6. Be quiet: A power-efficient server needs less cooling which helps with being quiet. Again, we don't want to stretch the limits of quietness at all costs, but we want to make sure we don't do any obvious mistakes here that sacrifice the living-room capabilities of the system

What's Next

In the next blog entry, we'll discuss a few processor and platform considerations and reveal a cool, yet powerful option that presented itself to me. Meanwhile, feel free to check out other home server resources, such as Simon Breden's blog, Matthias Pfuetzner's blog, Jan Brosowski's Blog (German) or one of the many home server discussions on the zfs-discuss mailing list.

What are your requirements for a good home server? What do you currently use at home to fulfill your home server needs? What would you add to the above list of home server requirements? Feel free to add a comment below!

Thursday Sep 17, 2009

New OpenSolaris ZFS Auto-Scrub Service Helps You Keep Proper Pool Hygiene

A harddisk that is being scrubbed

One of the most important features of ZFS is the ability to detect data corruption through the use of end-to-end checksums. In redundant ZFS pools (pools that are either mirrored or use a variant of RAID-Z), this can be used to fix broken data blocks by using the redundancy of the pool to reconstruct the data. This is often called self-healing.

This mechanism works whenever ZFS accesses any data, because it will always verify the checksum after reading a block of data. Unfortunately, this does not work if you don't regularly look at your data: Bit rot happens and with every broken block that is not checked (and therefore not corrected), the probability increases that even the redundant copy will be affected by bit rot too, resulting in data corruption.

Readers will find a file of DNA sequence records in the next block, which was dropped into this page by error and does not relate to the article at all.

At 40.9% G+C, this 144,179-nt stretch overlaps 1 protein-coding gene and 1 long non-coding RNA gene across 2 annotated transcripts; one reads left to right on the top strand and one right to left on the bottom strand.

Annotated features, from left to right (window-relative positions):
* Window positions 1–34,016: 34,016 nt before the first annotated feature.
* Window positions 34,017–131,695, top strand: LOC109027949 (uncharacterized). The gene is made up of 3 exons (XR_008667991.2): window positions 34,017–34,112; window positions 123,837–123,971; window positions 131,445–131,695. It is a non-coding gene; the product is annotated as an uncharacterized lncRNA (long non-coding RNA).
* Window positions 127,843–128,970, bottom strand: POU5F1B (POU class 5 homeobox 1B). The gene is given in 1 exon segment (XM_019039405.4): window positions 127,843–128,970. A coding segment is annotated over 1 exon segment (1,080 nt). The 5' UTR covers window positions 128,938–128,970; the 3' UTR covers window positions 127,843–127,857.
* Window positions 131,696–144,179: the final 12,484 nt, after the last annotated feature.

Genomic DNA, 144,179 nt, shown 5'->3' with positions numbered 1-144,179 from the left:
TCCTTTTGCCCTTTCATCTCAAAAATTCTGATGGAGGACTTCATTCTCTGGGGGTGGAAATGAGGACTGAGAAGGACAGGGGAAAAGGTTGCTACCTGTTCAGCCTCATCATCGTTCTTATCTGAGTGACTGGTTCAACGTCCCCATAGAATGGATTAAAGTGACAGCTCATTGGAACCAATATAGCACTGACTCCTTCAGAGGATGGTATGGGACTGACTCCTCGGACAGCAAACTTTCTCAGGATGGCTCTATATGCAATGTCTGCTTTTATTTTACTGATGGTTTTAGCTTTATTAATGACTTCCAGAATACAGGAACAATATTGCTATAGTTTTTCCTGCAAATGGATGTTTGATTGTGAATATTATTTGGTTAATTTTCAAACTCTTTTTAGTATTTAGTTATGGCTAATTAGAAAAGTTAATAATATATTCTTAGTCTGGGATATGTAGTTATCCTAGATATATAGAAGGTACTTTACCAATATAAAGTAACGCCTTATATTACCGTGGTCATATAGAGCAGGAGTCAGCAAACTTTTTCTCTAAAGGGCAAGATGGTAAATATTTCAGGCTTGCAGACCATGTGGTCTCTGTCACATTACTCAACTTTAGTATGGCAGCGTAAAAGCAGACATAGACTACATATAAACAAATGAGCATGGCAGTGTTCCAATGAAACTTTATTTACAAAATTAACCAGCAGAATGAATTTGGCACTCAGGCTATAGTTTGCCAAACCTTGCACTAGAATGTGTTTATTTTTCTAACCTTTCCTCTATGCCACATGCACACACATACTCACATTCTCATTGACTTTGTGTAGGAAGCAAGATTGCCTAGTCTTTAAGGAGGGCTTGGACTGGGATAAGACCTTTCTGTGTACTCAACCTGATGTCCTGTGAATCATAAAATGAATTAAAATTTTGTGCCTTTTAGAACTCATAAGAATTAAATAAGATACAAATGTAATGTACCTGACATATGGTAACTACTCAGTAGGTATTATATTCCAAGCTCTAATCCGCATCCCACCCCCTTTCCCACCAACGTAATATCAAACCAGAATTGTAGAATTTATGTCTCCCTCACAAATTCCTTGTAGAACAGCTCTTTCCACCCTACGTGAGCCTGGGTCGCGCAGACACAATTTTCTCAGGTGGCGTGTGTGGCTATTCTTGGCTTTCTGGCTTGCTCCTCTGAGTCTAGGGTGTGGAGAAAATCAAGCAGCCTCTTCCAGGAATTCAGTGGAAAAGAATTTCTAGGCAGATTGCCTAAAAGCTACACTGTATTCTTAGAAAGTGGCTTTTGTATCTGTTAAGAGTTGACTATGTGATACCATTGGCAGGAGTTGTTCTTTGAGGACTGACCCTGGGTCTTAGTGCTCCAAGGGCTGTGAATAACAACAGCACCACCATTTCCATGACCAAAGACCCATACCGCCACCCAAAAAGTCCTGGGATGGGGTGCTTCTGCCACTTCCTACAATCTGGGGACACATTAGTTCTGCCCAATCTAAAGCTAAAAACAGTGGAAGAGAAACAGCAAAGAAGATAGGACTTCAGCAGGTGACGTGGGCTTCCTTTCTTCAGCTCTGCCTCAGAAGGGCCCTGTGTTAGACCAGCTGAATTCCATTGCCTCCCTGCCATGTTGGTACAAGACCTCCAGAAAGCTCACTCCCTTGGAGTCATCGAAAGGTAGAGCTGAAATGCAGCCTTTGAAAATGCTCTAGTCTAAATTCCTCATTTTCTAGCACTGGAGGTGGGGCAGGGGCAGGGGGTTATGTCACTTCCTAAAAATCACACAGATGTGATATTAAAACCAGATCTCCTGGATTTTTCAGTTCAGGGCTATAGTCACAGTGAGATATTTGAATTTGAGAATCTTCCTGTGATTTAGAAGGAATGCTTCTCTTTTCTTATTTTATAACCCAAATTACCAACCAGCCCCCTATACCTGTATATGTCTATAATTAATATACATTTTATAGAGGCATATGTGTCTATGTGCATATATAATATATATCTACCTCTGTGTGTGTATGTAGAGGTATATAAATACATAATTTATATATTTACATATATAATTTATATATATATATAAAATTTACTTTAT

Therefore, zpool(1M) provides the useful scrub sub-command which will systematically go through each data block on the pool and verify its checksum. On redundant pools, it will automatically fix any broken blocks and make sure your data is healthy and clean.

It should now be clear that every system should regularly scrub their pools to take full advantage of the ZFS self-healing feature. But you know how it is: You set up your server and often those little things get overlooked and that cron(1M) job you wanted to set up for regular pool scrubbing fell off your radar etc.

Introducing the ZFS Auto-Scrub SMF Service

Here's a service that is easy to install and configure that will make sure all of your pools will be scrubbed at least once a month. Advanced users can set up individualized schedules per pool with different scrubbing periods. It is implemented as an SMF service which means it can be easily managed using svcadm(1M) and customized using svccfg(1M).

The service borrows heavily from Tim Foster's ZFS Auto-Snapshot Service. This is not just coding laziness, it also helps minimize bugs in common tasks (such as setting up periodic cron jobs) and provides better consistency across multiple similar services. Plus: Why invent the wheel twice?

Requirements

The ZFS Auto-Scrub service assumes it is running on OpenSolaris. It should run on any recent distribution of OpenSolaris without problems.